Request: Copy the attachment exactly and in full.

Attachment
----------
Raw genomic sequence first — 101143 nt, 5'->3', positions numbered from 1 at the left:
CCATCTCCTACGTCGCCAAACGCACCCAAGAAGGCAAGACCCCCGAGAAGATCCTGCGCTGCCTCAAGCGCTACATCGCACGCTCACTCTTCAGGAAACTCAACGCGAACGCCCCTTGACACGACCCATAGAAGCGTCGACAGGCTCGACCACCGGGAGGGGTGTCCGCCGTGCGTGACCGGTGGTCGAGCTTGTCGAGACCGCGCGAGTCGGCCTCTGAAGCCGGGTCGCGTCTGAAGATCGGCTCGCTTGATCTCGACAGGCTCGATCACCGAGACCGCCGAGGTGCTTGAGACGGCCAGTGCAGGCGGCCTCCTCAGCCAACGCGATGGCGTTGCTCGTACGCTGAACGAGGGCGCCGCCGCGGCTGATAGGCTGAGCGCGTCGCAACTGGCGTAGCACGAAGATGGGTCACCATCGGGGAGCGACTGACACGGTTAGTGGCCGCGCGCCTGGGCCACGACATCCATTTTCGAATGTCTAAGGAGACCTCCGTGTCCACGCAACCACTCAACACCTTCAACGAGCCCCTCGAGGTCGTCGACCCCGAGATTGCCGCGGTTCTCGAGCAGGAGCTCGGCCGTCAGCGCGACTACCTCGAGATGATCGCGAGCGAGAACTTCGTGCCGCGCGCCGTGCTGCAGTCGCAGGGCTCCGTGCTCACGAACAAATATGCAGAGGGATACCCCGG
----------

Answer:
Raw genomic sequence first — 101143 nt, 5'->3', positions numbered from 1 at the left:
CCATCTCCTACGTCGCCAAACGCACCCAAGAAGGCAAGACCCCCGAGAAGATCCTGCGCTGCCTCAAGCGCTACATCGCACGCTCACTCTTCAGGAAACTCAACGCGAACGCCCCTTGACACGACCCATAGAAGCGTCGACAGGCTCGACCACCGGGAGGGGTGTCCGCCGTGCGTGACCGGTGGTCGAGCTTGTCGAGACCGCGCGAGTCGGCCTCTGAAGCCGGGTCGCGTCTGAAGATCGGCTCGCTTGATCTCGACAGGCTCGATCACCGAGACCGCCGAGGTGCTTGAGACGGCCAGTGCAGGCGGCCTCCTCAGCCAACGCGATGGCGTTGCTCGTACGCTGAACGAGGGCGCCGCCGCGGCTGATAGGCTGAGCGCGTCGCAACTGGCGTAGCACGAAGATGGGTCACCATCGGGGAGCGACTGACACGGTTAGTGGCCGCGCGCCTGGGCCACGACATCCATTTTCGAATGTCTAAGGAGACCTCCGTGTCCACGCAACCACTCAACACCTTCAACGAGCCCCTCGAGGTCGTCGACCCCGAGATTGCCGCGGTTCTCGAGCAGGAGCTCGGCCGTCAGCGCGACTACCTCGAGATGATCGCGAGCGAGAACTTCGTGCCGCGCGCCGTGCTGCAGTCGCAGGGCTCCGTGCTCACGAACAAATATGCAGAGGGATACCCCGG